Posts by David Ross
David Ross, formerly the Senior Director for the Buck Institute for Education and CEO of the Partnership for 21st Century Learning, continues a monthly series chronicling his decision to go from classroom to boardroom and back again. In this edition, he focuses on the rugged persistence of misconceptions.
Employees with T-shaped skill sets are in demand. Schools and colleges can evolve instructional practices and course design to help graduates develop T-shaped skill sets.
By: David Ross A couple of weeks ago, I opened the door to my new classroom and faced a line of sixth graders eager to meet their teacher. I don’t know who was more nervous: me or them. This was my 11th year of teaching, so the nerves should seem…
In 1994 I made what many of my colleagues considered a foolish choice: I quit a successful career in journalism to become a classroom teacher. That decision led to six years of teaching middle school in Southern California and another four years at New Technology High in Napa,…
Current research demonstrates that all learners develop college and career skills in a wave pattern that ebbs and flows, but constantly pushes forward to higher levels of expertise. David Ross explores this and other skill development models.
Widely accepted claims about the decreasing attention span of learners may not be justified by current research. That research examines the nature of attention and creates new models for how we can better adapt instruction to maximize learning. Short instructional sequences such as micro-credentials and nano degrees fit into what should be a full spectrum of learning opportunities.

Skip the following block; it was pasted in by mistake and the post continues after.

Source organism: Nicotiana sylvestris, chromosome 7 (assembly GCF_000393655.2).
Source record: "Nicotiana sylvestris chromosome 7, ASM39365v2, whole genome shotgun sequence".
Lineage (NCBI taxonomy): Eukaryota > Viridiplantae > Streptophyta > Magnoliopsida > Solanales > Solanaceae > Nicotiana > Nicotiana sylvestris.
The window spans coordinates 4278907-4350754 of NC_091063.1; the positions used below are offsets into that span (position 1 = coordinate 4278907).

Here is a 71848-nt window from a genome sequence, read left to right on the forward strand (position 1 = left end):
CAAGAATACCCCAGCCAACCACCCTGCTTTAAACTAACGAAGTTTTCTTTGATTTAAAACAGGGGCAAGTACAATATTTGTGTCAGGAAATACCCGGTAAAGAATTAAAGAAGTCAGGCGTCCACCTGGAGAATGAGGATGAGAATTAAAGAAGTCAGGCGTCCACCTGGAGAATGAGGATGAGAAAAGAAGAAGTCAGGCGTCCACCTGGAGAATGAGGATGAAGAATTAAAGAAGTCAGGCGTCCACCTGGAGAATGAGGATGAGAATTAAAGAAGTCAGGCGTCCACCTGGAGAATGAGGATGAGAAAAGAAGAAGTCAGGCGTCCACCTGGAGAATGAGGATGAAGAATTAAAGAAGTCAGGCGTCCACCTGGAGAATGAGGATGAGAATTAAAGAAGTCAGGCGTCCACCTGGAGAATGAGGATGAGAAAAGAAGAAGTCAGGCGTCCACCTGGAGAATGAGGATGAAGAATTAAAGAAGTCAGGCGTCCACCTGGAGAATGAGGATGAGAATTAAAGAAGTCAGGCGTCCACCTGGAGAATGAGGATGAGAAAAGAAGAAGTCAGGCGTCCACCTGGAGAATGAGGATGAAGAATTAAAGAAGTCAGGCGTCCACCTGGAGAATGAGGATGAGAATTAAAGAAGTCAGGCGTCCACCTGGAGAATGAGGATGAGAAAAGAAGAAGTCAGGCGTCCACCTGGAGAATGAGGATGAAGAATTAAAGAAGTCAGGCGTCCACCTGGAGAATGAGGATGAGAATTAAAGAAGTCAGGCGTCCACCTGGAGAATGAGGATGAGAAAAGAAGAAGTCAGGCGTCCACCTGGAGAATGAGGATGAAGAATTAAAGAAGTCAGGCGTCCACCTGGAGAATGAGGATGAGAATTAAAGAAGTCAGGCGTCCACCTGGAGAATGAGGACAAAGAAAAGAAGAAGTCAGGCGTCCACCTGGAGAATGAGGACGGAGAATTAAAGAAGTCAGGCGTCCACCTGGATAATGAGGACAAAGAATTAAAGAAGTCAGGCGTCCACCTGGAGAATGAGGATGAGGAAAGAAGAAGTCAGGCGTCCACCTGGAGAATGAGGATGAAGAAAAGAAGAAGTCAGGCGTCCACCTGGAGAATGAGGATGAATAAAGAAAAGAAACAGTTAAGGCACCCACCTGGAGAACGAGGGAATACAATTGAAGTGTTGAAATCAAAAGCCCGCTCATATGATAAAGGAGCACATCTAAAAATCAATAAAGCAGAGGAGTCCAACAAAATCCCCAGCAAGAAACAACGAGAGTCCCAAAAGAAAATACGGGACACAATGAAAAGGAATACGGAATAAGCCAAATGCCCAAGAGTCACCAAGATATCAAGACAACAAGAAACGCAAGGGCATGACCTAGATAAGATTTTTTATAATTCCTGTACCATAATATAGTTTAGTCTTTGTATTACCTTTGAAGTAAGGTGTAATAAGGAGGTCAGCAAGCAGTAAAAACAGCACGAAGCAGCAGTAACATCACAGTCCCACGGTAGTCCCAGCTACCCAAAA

OECD Learning Compass 2030 Provides Teachers, Students, and Employers with Milestones for Workforce Success
OECD Future of Education and Skills 2030 used inputs from policy makers, researchers, school leaders, teachers and students from around the world to create Learning Compass 2030, which aims to build a common understanding of the knowledge, skills, attitudes and values students need in the 21st century. We analyze the report and provide guidance on how this will impact teaching and learning for the next decade.